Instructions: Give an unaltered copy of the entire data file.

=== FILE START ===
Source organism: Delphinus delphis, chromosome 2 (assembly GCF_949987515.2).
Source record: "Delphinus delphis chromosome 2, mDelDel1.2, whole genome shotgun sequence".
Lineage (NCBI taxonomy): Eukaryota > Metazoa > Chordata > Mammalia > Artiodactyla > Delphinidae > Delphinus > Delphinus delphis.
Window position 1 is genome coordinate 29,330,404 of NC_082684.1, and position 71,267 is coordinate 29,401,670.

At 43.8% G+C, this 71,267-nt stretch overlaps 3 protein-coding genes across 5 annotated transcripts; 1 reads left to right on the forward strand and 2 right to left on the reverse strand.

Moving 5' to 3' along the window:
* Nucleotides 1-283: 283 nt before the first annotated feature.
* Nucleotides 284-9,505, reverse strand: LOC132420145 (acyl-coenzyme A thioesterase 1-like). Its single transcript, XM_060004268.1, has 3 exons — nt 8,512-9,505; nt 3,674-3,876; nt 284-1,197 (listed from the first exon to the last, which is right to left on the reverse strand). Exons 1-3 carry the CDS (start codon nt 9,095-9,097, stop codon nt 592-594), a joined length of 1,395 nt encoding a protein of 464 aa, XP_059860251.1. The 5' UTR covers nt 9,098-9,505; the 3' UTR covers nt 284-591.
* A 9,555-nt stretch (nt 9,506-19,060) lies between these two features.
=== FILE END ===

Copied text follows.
Source organism: Delphinus delphis, chromosome 2 (assembly GCF_949987515.2).
Source record: "Delphinus delphis chromosome 2, mDelDel1.2, whole genome shotgun sequence".
Lineage (NCBI taxonomy): Eukaryota > Metazoa > Chordata > Mammalia > Artiodactyla > Delphinidae > Delphinus > Delphinus delphis.
Window position 1 is genome coordinate 29,330,404 of NC_082684.1, and position 71,267 is coordinate 29,401,670.

At 43.8% G+C, this 71,267-nt stretch overlaps 3 protein-coding genes across 5 annotated transcripts; 1 reads left to right on the forward strand and 2 right to left on the reverse strand.

Moving 5' to 3' along the window:
* Nucleotides 1-283: 283 nt before the first annotated feature.
* Nucleotides 284-9,505, reverse strand: LOC132420145 (acyl-coenzyme A thioesterase 1-like). Its single transcript, XM_060004268.1, has 3 exons — nt 8,512-9,505; nt 3,674-3,876; nt 284-1,197 (listed from the first exon to the last, which is right to left on the reverse strand). Exons 1-3 carry the CDS (start codon nt 9,095-9,097, stop codon nt 592-594), a joined length of 1,395 nt encoding a protein of 464 aa, XP_059860251.1. The 5' UTR covers nt 9,098-9,505; the 3' UTR covers nt 284-591.
* A 9,555-nt stretch (nt 9,506-19,060) lies between these two features.